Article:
At the conclusion of the Pitch-Nic year-long workshop that produced Mother Superior, the staff of Spy Hop sat down to discuss the credits for the film as they prepared for the upcoming round of festival entries. Up to that point adult facilitators at Spy Hop were described by the term, "Producer." But as Allred explains, the word failed to acknowledge the full complexity of the role. "One could look at it like we are teachers- who stand in front of the class and give them a lecture on film history and say 'now go do it'. That is how most people view it. But in reality, it is so much more. That word mentor evokes a relationship and connection - there are no boundaries to it." As a result of their discussion, the staff of Spy Hop officially designated themselves as Production Mentors, a term that acknowledges their multiple roles as mediamakers, interpersonal counselors and learning guides.
"It is a dynamic that is difficult to describe. It becomes transformative for both the youth and the mentors involved." Yet, Allred believes that this kind of dynamic culture and climate that mentors provide cannot often be replicated in a classroom. "At Spy Hop we care so much about the kids and we can act on that care by having a climate that allows meaningful and supportive relationships to grow". For example, Pitch-Nic took place over the period of a full year and involved only four youth participants. The youth were chosen out of an application and interview process. Prior production skills or even an idea for a film were not prerequisites. However, they did need to be motivated and willing to commit time and energy to the process. Schools can rarely afford such luxuries.
"It is a different dynamic when you have four, rather than 18-25 kids. Terms like classroom, student and even curriculum do not really apply." Even while Spy Hop apllies a streamlined standards-based backwards design approach to planning workshops, Allred believes that the mentor's role is less prescriptively defined than when using a formal curriculum. "The goal is for these ideas to be arrived at and controlled by the youth. So mentorship means individualizing your approach. It doesn't come from a pre-determined place."
For example, in Pitch-Nic the youth participants are told they need to come up with an idea that can be formed into a three -five sentence pitch. This involves weeks of brainstorming, group discussion, feedback and refinement until the deadline arrives, when they must make their pitch to the panel. Allred said every one of his students approached this process differently. "Some students don't have a strong creative vision or strong take on what they want to do and some students have a complete sense of direction." In the case of Alex Mack, the deadline was approaching but she couldn't come up with an idea. "I was getting a little concerned then one day she approached me and said, 'My step-mother used to be a meth user - can I make a video about this?' I was amazed that this had been brewing the entire time. 'Of course', I said, 'Yes, absolutely!"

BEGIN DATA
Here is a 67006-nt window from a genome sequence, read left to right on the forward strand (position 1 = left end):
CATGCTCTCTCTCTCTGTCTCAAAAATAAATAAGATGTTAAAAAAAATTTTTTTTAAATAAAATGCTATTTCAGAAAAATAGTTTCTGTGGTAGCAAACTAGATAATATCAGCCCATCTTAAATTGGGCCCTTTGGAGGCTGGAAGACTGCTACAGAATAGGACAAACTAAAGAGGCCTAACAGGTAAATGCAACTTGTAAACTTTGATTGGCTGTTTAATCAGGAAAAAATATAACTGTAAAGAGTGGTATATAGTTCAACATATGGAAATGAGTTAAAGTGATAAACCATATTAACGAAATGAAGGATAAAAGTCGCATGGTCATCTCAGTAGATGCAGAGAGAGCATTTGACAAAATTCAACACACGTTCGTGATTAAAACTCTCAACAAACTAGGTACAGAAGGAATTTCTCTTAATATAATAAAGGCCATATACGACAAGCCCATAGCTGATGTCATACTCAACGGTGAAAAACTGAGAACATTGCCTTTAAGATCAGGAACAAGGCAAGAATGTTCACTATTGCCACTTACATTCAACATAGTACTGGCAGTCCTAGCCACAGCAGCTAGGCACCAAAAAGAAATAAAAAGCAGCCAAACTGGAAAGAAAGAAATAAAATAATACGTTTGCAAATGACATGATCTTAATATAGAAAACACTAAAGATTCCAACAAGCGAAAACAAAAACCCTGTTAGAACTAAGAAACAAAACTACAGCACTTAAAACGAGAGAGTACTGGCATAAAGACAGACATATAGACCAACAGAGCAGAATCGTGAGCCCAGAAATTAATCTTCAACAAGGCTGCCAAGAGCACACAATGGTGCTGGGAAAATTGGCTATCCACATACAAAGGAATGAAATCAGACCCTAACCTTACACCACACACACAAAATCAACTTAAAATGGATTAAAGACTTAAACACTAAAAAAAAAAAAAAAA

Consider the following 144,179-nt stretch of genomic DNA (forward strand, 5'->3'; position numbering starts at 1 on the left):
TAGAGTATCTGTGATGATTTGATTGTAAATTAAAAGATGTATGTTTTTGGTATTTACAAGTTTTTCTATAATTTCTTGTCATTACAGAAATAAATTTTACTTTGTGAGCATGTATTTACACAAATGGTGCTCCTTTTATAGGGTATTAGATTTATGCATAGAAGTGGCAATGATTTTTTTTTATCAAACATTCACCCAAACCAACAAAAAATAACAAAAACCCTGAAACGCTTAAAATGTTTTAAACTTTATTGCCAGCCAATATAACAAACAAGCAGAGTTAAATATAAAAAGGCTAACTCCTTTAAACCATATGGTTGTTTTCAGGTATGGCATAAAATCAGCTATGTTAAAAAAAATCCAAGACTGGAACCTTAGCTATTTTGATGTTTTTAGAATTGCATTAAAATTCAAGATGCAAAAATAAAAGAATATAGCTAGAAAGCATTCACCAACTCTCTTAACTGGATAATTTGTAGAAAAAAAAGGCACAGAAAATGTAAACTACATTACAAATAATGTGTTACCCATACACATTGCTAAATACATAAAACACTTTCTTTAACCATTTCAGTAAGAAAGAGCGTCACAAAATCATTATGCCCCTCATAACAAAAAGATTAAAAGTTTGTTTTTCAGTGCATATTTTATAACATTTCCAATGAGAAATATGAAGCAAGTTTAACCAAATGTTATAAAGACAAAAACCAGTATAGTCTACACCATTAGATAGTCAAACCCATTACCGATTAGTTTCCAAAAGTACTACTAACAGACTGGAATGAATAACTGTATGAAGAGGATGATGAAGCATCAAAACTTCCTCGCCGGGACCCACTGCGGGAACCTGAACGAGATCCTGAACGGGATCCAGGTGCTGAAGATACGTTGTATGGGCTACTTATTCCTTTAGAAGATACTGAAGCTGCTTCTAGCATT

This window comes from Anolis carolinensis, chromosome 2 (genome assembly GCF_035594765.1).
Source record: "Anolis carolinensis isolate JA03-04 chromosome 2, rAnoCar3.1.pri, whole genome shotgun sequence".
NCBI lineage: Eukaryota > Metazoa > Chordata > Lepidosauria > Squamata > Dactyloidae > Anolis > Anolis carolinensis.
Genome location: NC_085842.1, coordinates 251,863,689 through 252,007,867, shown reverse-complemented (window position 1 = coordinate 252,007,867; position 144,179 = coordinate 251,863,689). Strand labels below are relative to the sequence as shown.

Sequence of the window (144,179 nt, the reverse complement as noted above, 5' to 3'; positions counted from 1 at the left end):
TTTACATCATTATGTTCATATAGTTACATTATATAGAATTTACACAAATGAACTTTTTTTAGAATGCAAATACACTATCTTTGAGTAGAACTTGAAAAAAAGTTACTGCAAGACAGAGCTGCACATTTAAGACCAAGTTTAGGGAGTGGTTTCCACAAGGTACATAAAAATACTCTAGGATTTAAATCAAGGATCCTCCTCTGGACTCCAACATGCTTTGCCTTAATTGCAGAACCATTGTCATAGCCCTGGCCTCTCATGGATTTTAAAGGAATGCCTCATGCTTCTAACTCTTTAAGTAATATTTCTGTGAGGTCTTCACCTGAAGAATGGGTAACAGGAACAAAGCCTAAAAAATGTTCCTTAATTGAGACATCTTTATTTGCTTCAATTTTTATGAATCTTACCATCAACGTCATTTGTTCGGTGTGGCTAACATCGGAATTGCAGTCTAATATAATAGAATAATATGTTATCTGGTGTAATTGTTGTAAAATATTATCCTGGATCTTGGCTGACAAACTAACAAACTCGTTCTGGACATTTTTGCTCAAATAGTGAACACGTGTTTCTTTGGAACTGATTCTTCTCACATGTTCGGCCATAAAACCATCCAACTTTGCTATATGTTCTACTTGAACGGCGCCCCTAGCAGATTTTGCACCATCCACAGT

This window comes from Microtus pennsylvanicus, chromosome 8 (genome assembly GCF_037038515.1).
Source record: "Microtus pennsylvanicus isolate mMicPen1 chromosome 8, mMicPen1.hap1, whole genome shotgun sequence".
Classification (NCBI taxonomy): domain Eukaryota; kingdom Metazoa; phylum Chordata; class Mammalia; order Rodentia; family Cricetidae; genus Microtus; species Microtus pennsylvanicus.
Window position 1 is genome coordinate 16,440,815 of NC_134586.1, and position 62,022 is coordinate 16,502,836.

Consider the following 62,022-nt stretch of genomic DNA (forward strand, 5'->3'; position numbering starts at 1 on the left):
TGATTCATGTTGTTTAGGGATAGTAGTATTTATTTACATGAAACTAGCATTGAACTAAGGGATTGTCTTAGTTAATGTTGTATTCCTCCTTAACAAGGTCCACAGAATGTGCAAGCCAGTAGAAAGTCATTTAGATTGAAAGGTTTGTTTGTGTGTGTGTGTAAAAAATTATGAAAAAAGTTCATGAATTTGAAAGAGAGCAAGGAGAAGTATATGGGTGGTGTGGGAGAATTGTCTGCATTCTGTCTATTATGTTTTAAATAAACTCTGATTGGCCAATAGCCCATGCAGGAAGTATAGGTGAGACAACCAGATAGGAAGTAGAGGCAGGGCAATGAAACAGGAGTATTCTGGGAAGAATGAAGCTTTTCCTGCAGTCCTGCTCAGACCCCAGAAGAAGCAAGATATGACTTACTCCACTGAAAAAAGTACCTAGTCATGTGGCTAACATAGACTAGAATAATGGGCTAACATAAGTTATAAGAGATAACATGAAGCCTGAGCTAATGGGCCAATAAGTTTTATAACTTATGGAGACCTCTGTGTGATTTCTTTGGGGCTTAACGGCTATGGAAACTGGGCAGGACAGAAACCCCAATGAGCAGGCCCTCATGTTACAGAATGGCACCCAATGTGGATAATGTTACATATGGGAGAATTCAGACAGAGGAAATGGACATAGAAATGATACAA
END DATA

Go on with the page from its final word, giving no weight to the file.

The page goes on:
Alex may never have arrived at this topic if it were not for the Production/Mentorship model that allowed the time and provided the climate for serious contemplation and self-inquiry. As Allred explains, "You don't hand them over an idea or assignment that they would not be invested in. You set up a cultural environment of listening and exploring. They already have a question within them and my job is to help bring it out, shape it, and translate it into a story."
Allred believes that a Production Mentor must be deeply invested in the process. " It is a Disposition that I put forth to youth where I say, 'Smaller or bigger, I will be the resource that you need me to be.' If that is about comforting them emotionally, than so be it." At the same time, he fully recognizes that there is a delicate balance between acting as a source of support on one hand and taking over the reins on the other. "I tell them, 'You guys better understand I am not going to do it for you.' But at the same time, when I see the effort being made to define a position around an issue and they are struggling, I step in to help them through that process."
In order to do this, Allred must be more than a mentor, he must be a skilled, experienced and intuitive filmmaker as well. While clearly Mother Superior was scripted, shot and edited by two youth around a self-defined and authentic inquiry, it is equally evident that there is a strong, dedicated mentor/producer guiding and shaping the production process as well. Allred had already developed a strong sense of visual storytelling and was able to model this for the youth producers. Alex brought her own personal story and original perspective to the piece. Neither the youth nor the mentor could make the work alone or without the other. Such interactions produce unique and evocative works of cinema.
"It is hard thing to put your finger on. Even while this process results in transformative experiences for youth and for me, it is a dynamic that is difficult to describe because it can't be replicated." Allred concludes, "You have to be deeply invested in the process." In the case of Spy Hop's Mentor/Producer model this investment is evidenced by a resonating documentary of cinematic and social import. Mother Superior exemplifies what is possible when Producer/Mentors commit to working individualistically with youth while seizing upon their own impulse and innate talent to make media.